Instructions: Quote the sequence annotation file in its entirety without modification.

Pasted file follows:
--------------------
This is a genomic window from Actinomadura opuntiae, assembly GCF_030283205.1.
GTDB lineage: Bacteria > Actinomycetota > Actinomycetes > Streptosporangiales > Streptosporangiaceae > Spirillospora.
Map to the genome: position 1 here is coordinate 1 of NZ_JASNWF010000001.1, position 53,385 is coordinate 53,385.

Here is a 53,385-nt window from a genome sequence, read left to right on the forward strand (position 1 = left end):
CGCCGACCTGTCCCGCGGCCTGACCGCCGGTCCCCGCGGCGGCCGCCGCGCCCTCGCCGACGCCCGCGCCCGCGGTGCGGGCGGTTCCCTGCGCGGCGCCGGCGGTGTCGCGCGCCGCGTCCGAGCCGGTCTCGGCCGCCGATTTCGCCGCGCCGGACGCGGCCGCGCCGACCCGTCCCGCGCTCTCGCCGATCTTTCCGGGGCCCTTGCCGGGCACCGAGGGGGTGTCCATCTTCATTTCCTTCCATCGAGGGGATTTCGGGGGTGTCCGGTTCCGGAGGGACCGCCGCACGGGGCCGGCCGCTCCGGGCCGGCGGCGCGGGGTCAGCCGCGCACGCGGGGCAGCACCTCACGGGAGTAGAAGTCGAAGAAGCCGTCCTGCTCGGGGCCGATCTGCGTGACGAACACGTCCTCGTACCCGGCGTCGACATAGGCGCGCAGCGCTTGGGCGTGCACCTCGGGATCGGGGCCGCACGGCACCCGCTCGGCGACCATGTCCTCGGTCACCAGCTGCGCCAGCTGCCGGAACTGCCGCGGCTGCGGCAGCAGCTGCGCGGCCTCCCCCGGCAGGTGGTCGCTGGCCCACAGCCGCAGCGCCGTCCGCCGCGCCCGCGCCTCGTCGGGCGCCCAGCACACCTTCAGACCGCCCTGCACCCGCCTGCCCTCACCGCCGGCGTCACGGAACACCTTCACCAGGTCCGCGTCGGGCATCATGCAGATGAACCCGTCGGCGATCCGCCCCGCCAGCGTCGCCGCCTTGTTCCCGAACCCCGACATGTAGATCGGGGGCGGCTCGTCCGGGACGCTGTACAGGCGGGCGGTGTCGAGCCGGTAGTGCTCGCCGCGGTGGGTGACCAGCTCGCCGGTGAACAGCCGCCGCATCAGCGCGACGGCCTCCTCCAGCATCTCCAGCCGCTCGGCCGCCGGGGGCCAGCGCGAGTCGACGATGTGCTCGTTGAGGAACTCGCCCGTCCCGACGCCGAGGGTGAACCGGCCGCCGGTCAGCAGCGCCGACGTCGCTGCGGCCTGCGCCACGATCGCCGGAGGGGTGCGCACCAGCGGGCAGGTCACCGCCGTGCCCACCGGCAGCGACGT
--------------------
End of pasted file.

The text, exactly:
This is a genomic window from Actinomadura opuntiae, assembly GCF_030283205.1.
GTDB lineage: Bacteria > Actinomycetota > Actinomycetes > Streptosporangiales > Streptosporangiaceae > Spirillospora.
Map to the genome: position 1 here is coordinate 1 of NZ_JASNWF010000001.1, position 53,385 is coordinate 53,385.

Here is a 53,385-nt window from a genome sequence, read left to right on the forward strand (position 1 = left end):
CGCCGACCTGTCCCGCGGCCTGACCGCCGGTCCCCGCGGCGGCCGCCGCGCCCTCGCCGACGCCCGCGCCCGCGGTGCGGGCGGTTCCCTGCGCGGCGCCGGCGGTGTCGCGCGCCGCGTCCGAGCCGGTCTCGGCCGCCGATTTCGCCGCGCCGGACGCGGCCGCGCCGACCCGTCCCGCGCTCTCGCCGATCTTTCCGGGGCCCTTGCCGGGCACCGAGGGGGTGTCCATCTTCATTTCCTTCCATCGAGGGGATTTCGGGGGTGTCCGGTTCCGGAGGGACCGCCGCACGGGGCCGGCCGCTCCGGGCCGGCGGCGCGGGGTCAGCCGCGCACGCGGGGCAGCACCTCACGGGAGTAGAAGTCGAAGAAGCCGTCCTGCTCGGGGCCGATCTGCGTGACGAACACGTCCTCGTACCCGGCGTCGACATAGGCGCGCAGCGCTTGGGCGTGCACCTCGGGATCGGGGCCGCACGGCACCCGCTCGGCGACCATGTCCTCGGTCACCAGCTGCGCCAGCTGCCGGAACTGCCGCGGCTGCGGCAGCAGCTGCGCGGCCTCCCCCGGCAGGTGGTCGCTGGCCCACAGCCGCAGCGCCGTCCGCCGCGCCCGCGCCTCGTCGGGCGCCCAGCACACCTTCAGACCGCCCTGCACCCGCCTGCCCTCACCGCCGGCGTCACGGAACACCTTCACCAGGTCCGCGTCGGGCATCATGCAGATGAACCCGTCGGCGATCCGCCCCGCCAGCGTCGCCGCCTTGTTCCCGAACCCCGACATGTAGATCGGGGGCGGCTCGTCCGGGACGCTGTACAGGCGGGCGGTGTCGAGCCGGTAGTGCTCGCCGCGGTGGGTGACCAGCTCGCCGGTGAACAGCCGCCGCATCAGCGCGACGGCCTCCTCCAGCATCTCCAGCCGCTCGGCCGCCGGGGGCCAGCGCGAGTCGACGATGTGCTCGTTGAGGAACTCGCCCGTCCCGACGCCGAGGGTGAACCGGCCGCCGGTCAGCAGCGCCGACGTCGCTGCGGCCTGCGCCACGATCGCCGGAGGGGTGCGCACCAGCGGGCAGGTCACCGCCGTGCCCACCGGCAGCGACGT